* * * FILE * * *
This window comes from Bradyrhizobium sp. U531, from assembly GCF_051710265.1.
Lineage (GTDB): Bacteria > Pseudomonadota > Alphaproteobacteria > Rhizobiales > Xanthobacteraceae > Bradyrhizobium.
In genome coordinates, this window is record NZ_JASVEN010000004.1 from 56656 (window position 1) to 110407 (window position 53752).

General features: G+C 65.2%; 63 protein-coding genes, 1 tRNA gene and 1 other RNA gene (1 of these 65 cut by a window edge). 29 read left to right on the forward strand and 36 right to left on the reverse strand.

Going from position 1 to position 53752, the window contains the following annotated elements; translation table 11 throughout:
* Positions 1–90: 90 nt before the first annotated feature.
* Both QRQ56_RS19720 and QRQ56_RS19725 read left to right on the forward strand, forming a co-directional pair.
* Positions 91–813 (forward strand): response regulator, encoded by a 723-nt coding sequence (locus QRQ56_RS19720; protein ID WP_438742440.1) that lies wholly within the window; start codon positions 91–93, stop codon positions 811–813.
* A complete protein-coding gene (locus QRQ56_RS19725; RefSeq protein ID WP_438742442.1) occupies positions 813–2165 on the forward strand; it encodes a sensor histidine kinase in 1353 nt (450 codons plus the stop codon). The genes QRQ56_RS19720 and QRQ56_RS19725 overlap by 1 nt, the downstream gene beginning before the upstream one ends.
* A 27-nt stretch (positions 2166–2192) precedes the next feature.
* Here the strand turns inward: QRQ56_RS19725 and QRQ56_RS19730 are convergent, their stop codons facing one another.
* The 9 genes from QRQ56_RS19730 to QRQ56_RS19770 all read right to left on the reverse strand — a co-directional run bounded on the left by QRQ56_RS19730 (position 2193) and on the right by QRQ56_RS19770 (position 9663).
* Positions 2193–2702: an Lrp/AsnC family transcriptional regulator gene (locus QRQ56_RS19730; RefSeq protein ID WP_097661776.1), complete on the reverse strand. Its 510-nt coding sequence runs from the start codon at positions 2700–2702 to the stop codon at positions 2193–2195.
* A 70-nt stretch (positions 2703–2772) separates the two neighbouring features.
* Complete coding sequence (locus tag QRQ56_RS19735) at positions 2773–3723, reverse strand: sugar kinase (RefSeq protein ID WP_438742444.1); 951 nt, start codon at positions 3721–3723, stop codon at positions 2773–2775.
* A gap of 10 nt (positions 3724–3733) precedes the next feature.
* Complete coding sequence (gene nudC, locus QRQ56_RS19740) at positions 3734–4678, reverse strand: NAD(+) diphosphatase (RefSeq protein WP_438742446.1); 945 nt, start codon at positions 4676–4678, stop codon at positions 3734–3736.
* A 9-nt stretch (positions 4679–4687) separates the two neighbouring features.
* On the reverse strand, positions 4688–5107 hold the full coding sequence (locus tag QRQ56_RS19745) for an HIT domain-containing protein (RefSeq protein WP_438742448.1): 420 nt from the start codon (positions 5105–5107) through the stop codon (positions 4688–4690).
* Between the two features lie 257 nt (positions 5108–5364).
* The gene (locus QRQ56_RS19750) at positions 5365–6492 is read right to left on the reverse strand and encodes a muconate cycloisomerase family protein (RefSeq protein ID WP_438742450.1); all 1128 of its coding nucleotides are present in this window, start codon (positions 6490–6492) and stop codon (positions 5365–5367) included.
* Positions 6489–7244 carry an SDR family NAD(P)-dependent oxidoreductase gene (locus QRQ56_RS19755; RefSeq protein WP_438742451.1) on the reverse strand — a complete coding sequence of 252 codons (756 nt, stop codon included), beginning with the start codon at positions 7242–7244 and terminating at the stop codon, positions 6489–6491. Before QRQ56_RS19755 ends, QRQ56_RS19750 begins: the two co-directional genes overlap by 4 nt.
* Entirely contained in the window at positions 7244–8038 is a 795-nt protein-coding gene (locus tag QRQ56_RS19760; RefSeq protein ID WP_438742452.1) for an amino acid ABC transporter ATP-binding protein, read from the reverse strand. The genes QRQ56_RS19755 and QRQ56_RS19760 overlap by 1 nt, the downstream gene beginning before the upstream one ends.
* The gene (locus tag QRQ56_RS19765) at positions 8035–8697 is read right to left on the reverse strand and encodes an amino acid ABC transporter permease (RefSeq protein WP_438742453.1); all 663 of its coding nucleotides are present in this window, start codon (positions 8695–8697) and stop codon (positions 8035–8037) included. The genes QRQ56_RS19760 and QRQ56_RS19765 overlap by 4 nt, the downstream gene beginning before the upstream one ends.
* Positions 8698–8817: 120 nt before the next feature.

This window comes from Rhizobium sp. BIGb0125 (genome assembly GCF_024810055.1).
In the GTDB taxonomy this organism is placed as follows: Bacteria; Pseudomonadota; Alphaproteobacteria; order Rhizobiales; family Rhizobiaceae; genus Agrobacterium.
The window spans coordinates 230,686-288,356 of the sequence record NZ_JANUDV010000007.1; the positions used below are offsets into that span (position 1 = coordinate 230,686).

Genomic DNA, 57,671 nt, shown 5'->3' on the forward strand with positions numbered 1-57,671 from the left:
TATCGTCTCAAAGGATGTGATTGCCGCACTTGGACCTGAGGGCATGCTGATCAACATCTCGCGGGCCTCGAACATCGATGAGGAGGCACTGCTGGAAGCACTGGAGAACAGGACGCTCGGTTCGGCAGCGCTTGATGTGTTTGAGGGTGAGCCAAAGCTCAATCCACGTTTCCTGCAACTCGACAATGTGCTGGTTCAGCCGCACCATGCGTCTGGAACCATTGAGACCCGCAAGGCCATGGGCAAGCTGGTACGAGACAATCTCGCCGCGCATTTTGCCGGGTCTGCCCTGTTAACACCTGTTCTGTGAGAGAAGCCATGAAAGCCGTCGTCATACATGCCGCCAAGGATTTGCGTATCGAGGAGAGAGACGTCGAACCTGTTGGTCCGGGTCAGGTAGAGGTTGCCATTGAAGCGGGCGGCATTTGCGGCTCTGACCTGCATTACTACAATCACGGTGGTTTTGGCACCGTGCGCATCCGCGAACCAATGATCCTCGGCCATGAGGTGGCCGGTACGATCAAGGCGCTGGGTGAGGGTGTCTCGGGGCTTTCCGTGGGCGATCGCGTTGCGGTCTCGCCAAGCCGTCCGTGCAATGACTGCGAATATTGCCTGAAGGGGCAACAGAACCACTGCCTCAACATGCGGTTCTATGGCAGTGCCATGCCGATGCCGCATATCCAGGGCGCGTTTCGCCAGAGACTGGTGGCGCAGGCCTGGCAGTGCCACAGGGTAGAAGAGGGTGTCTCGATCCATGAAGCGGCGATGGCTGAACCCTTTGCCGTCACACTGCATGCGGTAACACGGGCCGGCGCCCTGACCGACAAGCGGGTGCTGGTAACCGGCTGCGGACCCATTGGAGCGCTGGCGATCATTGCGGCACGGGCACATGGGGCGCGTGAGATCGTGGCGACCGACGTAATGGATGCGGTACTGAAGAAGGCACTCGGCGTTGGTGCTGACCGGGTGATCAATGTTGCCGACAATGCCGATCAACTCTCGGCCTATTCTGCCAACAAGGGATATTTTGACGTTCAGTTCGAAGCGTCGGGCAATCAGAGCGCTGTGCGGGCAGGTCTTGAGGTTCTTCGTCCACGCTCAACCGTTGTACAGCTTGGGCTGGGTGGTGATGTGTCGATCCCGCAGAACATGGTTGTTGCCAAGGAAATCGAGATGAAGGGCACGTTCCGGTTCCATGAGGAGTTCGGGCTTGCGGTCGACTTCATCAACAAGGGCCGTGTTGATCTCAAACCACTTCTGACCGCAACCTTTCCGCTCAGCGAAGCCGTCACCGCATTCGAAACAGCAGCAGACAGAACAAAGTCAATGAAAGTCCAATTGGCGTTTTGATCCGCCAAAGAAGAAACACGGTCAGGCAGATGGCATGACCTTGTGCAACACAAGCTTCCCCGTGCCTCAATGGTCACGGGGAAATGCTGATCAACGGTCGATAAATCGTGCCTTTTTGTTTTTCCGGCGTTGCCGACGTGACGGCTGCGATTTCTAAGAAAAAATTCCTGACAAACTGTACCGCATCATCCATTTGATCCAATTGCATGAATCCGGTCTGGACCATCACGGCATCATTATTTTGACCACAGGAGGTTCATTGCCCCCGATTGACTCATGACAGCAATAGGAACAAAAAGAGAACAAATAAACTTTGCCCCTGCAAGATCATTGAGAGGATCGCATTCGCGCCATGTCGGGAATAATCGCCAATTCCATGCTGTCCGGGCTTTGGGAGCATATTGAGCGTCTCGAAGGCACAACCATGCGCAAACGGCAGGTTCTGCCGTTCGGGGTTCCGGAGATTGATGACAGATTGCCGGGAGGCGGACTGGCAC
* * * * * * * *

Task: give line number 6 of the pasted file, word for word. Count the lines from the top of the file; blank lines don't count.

* Positions 1–90: 90 nt before the first annotated feature.